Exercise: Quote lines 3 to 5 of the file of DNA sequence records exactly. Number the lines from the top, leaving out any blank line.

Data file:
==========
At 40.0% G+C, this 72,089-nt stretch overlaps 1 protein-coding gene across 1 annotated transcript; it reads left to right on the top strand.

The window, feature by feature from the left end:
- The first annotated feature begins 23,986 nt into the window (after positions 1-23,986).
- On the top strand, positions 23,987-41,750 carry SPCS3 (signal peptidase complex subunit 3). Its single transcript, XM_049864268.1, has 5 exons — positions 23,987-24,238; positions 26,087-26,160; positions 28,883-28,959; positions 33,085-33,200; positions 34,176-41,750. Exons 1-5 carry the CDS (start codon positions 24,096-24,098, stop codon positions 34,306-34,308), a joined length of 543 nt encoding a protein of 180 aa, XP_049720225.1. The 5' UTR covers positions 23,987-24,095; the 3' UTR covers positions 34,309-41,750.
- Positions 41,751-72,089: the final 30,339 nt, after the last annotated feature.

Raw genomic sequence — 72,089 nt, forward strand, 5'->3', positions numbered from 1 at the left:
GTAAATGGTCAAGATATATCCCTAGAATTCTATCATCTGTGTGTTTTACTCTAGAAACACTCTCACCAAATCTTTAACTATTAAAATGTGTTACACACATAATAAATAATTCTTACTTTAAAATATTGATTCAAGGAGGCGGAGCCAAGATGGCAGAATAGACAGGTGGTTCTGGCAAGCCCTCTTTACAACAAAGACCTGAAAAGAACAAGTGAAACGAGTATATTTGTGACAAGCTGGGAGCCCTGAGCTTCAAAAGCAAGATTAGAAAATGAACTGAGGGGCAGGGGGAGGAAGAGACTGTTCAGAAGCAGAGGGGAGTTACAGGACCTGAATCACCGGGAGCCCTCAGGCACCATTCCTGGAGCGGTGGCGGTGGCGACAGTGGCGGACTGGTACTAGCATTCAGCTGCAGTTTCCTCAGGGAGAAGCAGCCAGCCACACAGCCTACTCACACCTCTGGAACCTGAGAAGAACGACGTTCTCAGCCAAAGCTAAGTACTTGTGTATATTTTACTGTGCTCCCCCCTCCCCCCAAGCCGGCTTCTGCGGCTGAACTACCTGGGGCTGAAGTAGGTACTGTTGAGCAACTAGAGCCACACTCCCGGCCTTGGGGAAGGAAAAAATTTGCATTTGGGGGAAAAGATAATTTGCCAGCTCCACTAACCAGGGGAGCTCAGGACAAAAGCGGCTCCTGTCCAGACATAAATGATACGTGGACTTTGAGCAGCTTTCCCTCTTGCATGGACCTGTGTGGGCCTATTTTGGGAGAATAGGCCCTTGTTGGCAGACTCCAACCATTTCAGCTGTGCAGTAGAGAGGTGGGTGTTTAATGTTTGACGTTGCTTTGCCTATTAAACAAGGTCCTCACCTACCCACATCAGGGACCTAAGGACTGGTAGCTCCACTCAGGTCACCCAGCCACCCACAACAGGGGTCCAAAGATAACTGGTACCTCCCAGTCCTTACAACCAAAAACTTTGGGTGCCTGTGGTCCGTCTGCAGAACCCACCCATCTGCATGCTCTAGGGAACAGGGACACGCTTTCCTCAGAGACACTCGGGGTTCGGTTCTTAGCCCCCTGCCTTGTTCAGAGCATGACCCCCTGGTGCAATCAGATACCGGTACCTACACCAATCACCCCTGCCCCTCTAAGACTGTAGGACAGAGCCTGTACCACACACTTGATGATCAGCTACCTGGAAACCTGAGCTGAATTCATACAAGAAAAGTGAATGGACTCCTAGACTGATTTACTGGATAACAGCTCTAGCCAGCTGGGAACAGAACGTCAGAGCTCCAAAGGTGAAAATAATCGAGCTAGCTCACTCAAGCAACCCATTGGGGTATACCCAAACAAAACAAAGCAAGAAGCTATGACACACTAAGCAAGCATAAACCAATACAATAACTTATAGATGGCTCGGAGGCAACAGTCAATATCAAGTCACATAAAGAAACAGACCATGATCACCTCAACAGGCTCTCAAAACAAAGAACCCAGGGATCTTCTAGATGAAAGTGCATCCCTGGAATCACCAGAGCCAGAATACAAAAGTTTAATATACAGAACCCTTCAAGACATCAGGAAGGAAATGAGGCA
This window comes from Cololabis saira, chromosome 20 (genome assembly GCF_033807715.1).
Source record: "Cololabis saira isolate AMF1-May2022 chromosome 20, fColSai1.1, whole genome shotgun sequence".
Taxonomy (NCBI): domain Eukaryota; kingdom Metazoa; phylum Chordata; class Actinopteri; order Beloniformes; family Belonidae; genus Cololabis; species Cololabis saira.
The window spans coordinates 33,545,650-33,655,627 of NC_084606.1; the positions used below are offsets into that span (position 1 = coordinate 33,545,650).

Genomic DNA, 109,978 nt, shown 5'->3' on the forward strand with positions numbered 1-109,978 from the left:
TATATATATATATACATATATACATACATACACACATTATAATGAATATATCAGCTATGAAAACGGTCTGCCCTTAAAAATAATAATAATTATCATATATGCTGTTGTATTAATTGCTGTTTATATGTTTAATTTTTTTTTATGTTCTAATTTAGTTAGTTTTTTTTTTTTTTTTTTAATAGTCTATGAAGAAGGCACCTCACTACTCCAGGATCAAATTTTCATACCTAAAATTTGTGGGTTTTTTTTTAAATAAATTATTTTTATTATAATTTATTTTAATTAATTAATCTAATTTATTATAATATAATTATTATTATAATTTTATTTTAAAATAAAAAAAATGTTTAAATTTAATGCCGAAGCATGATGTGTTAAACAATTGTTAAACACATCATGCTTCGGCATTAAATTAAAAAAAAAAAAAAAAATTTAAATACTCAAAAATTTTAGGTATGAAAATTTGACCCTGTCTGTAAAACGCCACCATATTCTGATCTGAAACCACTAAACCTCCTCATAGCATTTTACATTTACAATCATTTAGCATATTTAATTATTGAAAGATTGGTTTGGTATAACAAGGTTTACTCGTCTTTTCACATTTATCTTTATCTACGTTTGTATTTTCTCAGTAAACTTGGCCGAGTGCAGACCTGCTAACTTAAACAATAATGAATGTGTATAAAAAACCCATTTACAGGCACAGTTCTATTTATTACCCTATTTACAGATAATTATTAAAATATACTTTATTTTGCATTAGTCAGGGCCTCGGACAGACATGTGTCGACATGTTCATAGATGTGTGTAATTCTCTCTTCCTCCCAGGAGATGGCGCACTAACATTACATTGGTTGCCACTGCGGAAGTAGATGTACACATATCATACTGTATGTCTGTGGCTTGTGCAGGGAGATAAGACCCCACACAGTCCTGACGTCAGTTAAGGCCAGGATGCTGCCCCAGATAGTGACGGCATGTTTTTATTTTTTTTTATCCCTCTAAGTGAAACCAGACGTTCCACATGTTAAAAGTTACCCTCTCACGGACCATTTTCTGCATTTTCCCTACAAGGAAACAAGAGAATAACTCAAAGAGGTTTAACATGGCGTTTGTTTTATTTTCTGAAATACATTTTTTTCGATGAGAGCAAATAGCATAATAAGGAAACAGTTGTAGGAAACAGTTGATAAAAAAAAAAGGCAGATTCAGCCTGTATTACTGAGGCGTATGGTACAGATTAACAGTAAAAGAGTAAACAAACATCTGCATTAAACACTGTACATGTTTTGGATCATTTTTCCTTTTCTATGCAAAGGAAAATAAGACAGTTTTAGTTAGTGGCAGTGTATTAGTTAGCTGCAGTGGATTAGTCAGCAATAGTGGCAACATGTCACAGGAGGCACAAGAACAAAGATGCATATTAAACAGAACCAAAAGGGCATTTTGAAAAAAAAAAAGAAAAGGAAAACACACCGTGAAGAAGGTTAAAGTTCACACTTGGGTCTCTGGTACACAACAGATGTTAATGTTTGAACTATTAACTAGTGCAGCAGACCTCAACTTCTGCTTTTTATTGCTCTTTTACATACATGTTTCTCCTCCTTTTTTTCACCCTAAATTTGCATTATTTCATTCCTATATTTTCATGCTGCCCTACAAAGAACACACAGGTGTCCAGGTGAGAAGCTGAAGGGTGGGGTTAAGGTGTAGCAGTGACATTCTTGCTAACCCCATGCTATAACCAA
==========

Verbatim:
- The first annotated feature begins 23,986 nt into the window (after positions 1-23,986).
- On the top strand, positions 23,987-41,750 carry SPCS3 (signal peptidase complex subunit 3). Its single transcript, XM_049864268.1, has 5 exons — positions 23,987-24,238; positions 26,087-26,160; positions 28,883-28,959; positions 33,085-33,200; positions 34,176-41,750. Exons 1-5 carry the CDS (start codon positions 24,096-24,098, stop codon positions 34,306-34,308), a joined length of 543 nt encoding a protein of 180 aa, XP_049720225.1. The 5' UTR covers positions 23,987-24,095; the 3' UTR covers positions 34,309-41,750.
- Positions 41,751-72,089: the final 30,339 nt, after the last annotated feature.